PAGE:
Born in Poland, Jean de Reszke began his career as a baritone in 1874, debuting in Venice as Alfonso in Donizetti’s La favorita. By 1879, he had made the switch to tenor when he sang the title role in Meyerbeer’s Robert le diable in Madrid. De Reszke was soon a regular at the Paris Opera and at London’s Covent Garden, performing the major French, Wagner, and Verdi roles; the title role in Massenet’s Le Cid—premiered in Paris in 1885—was written for him. His American debut was the opening night of the Metropolitan Opera’s residency with the Chicago Orchestra in the title role of Wagner’s Lohengrin on November 9, 1891. After his debut the following month with the company in New York—as Gounod’s Romeo on December 14—he was a regular with the Metropolitan until his retirement from the stage in 1904, settling in Poland to breed racehorses and Paris to teach singing. His students included Bidu Sayão and Maggie Teyte.

“Jean de Reszke’s triumph as Radamès was a triumph of voice and vocal art. Not that the dramatic side of the character was not developed. It was developed with the same consummate skill which has made his dramatic treatment of every role in which he has seen truly remarkable. But Radamès makes far greater demand upon a tenor’s vocal powers than upon his histrionic. Much of the music is purely lyrical in character, while other portions are strongly dramatic. A singer to do it justice must, therefore, combine the qualities of a tenore de grazia and a tenore robusto—a combination but rarely found. Jean de Reszke is such, however, and his singing of the music of Radamès is not alone satisfactory but an artistic treat of the highest kind. The famed ‘Celeste Aida’ was sung with a smoothness, clearness, and tonal beauty which were the perfection of pure vocal art, while the impassioned music of the third act was delivered with a vigor and intensity and a display of thrilling high notes which showed how dramatic singing may become and yet never cease to be singing nor degenerate into shouting.”

Portions of this article previously appeared here.

Riccardo Muti leads soloists Krassimira Stoyanova, Anita Rachvelishvili, Francesco Meli, Kiril Manolov, Ildar Abdrazakov, Eric Owens, Issachah Savage, Kimberly Gunderson, and Tasha Koontz, and the Chicago Symphony Orchestra and Chorus (prepared by Duain Wolfe) in Verdi’s Aida on June 21, 23, and 25, 2019.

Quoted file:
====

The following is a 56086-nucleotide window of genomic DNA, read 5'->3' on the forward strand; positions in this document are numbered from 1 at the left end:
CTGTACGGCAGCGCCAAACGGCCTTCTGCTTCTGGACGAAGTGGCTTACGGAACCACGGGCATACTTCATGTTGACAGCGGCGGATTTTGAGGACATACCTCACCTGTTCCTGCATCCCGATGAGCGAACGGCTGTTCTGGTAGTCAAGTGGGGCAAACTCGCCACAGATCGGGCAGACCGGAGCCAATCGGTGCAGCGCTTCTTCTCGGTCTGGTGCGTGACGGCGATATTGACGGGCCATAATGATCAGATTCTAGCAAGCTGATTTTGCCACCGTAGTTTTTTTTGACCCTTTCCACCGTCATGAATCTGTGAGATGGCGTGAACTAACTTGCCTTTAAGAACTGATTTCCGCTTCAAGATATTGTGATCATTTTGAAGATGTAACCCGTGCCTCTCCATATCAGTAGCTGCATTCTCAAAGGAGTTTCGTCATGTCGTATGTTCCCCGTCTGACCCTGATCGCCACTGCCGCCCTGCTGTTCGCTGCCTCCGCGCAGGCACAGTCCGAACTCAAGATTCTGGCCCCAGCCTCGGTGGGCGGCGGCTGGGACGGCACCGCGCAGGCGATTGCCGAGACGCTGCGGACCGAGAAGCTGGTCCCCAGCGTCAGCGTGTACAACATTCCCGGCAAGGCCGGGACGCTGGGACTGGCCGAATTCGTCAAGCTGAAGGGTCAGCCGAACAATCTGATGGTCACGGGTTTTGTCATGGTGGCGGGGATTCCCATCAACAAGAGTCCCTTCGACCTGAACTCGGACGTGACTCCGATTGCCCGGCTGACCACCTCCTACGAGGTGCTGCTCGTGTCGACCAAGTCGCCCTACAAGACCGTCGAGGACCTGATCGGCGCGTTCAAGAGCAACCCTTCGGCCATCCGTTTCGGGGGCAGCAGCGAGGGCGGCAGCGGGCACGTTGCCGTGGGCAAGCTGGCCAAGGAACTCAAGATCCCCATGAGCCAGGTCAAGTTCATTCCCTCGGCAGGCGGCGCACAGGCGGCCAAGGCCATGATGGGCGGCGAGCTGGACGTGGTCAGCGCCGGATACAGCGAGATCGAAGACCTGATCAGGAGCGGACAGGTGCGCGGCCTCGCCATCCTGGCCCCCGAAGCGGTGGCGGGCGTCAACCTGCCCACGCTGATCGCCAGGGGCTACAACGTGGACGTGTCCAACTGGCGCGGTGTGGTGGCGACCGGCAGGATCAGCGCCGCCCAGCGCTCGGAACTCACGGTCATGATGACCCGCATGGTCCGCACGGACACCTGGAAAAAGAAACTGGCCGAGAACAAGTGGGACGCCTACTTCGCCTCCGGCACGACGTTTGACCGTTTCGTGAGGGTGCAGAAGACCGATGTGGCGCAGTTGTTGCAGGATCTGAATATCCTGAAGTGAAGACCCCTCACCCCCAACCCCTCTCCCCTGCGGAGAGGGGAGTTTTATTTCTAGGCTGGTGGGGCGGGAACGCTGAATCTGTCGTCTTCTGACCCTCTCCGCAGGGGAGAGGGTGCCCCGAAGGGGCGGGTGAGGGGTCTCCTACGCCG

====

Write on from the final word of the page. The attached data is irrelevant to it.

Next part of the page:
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Johan Botha, Tenor

The Chicago Symphony Orchestra family joins the music world in mourning the death of tenor Johan Botha, who died earlier today in Vienna at the age of 51 following a long illness.

A remarkably versatile singer, Botha was known for a vast number of roles in works by Beethoven, Puccini, Strauss, Verdi, and Wagner, among others. During his nearly thirty-year career, he appeared regularly on many of the world’s opera stages, including La Scala; the Royal Opera House Covent Garden; the Metropolitan Opera; the Vienna Staatsoper, where he made his home; and Lyric Opera of Chicago, where he most recently appeared in Wagner’s Tannhäuser in 2015.

Born on August 19, 1965, in the northern South African city of Rustenburg, Botha studied at the Technical College Pretoria. He made his debut as Max in Weber’s Der Freischütz at the Staatstheater Roodepoort in 1989, and the following year traveled to Germany, where he sang with the Bayreuth Festival Chorus before making his debut as Gustavus in Verdi’s Un ballo in maschera in Kaiserslautern. Botha made his United States debut in 1994, as Florestan in Beethoven’s Fidelio at the Spoleto Festival in Charleston, South Carolina; and he first appeared with Lyric Opera of Chicago in 1998, as Enzo in Ponchielli’s La gioconda.

He is survived by his wife and two sons.

Botha appeared with the Chicago Symphony Orchestra on two occasions, as follows:

September 13, 1996 (Royal Albert Hall, London)
BEETHOVEN Symphony No. 9 in D Minor, Op. 125
Sir Georg Solti, conductor
Deborah Voigt, soprano
Anne Sofie von Otter, mezzo-soprano
Johan Botha, tenor
René Pape, bass
BBC Singers
London Voices
Terry Edwards, director

April 24, 26, and 28, 2001 (Orchestra Hall)
VERDI Requiem
Daniel Barenboim, conductor
Margaret Jane Wray, soprano (April 24)
Deborah Voigt, soprano (April 26 and 28)
Violeta Urmana, mezzo-soprano
Johan Botha, tenor
René Pape, bass
Chicago Symphony Chorus